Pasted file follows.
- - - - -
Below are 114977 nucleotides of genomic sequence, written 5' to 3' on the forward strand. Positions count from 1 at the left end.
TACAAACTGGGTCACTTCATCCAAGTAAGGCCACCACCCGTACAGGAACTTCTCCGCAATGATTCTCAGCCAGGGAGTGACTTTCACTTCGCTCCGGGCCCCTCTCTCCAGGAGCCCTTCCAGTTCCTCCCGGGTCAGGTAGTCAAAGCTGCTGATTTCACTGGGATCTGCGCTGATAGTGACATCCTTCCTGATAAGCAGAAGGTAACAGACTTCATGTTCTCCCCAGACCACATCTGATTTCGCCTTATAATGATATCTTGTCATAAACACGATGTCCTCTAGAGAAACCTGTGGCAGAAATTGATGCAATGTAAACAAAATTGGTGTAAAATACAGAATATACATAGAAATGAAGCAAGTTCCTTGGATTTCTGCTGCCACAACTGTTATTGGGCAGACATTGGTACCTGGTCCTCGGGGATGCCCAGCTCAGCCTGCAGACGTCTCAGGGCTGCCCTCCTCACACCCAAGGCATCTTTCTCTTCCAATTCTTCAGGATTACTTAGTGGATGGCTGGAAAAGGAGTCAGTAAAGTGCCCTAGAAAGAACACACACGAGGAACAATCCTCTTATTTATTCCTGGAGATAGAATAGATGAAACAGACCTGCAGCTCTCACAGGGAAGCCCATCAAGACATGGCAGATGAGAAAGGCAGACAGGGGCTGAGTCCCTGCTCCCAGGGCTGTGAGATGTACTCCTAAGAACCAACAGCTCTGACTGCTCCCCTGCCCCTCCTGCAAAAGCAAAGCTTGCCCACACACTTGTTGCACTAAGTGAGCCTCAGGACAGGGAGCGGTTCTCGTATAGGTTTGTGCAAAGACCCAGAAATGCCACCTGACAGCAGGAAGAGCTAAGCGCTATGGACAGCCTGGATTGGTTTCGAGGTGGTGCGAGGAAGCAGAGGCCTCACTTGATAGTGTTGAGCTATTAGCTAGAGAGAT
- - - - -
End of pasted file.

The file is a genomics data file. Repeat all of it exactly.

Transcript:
Below are 114977 nucleotides of genomic sequence, written 5' to 3' on the forward strand. Positions count from 1 at the left end.
TACAAACTGGGTCACTTCATCCAAGTAAGGCCACCACCCGTACAGGAACTTCTCCGCAATGATTCTCAGCCAGGGAGTGACTTTCACTTCGCTCCGGGCCCCTCTCTCCAGGAGCCCTTCCAGTTCCTCCCGGGTCAGGTAGTCAAAGCTGCTGATTTCACTGGGATCTGCGCTGATAGTGACATCCTTCCTGATAAGCAGAAGGTAACAGACTTCATGTTCTCCCCAGACCACATCTGATTTCGCCTTATAATGATATCTTGTCATAAACACGATGTCCTCTAGAGAAACCTGTGGCAGAAATTGATGCAATGTAAACAAAATTGGTGTAAAATACAGAATATACATAGAAATGAAGCAAGTTCCTTGGATTTCTGCTGCCACAACTGTTATTGGGCAGACATTGGTACCTGGTCCTCGGGGATGCCCAGCTCAGCCTGCAGACGTCTCAGGGCTGCCCTCCTCACACCCAAGGCATCTTTCTCTTCCAATTCTTCAGGATTACTTAGTGGATGGCTGGAAAAGGAGTCAGTAAAGTGCCCTAGAAAGAACACACACGAGGAACAATCCTCTTATTTATTCCTGGAGATAGAATAGATGAAACAGACCTGCAGCTCTCACAGGGAAGCCCATCAAGACATGGCAGATGAGAAAGGCAGACAGGGGCTGAGTCCCTGCTCCCAGGGCTGTGAGATGTACTCCTAAGAACCAACAGCTCTGACTGCTCCCCTGCCCCTCCTGCAAAAGCAAAGCTTGCCCACACACTTGTTGCACTAAGTGAGCCTCAGGACAGGGAGCGGTTCTCGTATAGGTTTGTGCAAAGACCCAGAAATGCCACCTGACAGCAGGAAGAGCTAAGCGCTATGGACAGCCTGGATTGGTTTCGAGGTGGTGCGAGGAAGCAGAGGCCTCACTTGATAGTGTTGAGCTATTAGCTAGAGAGAT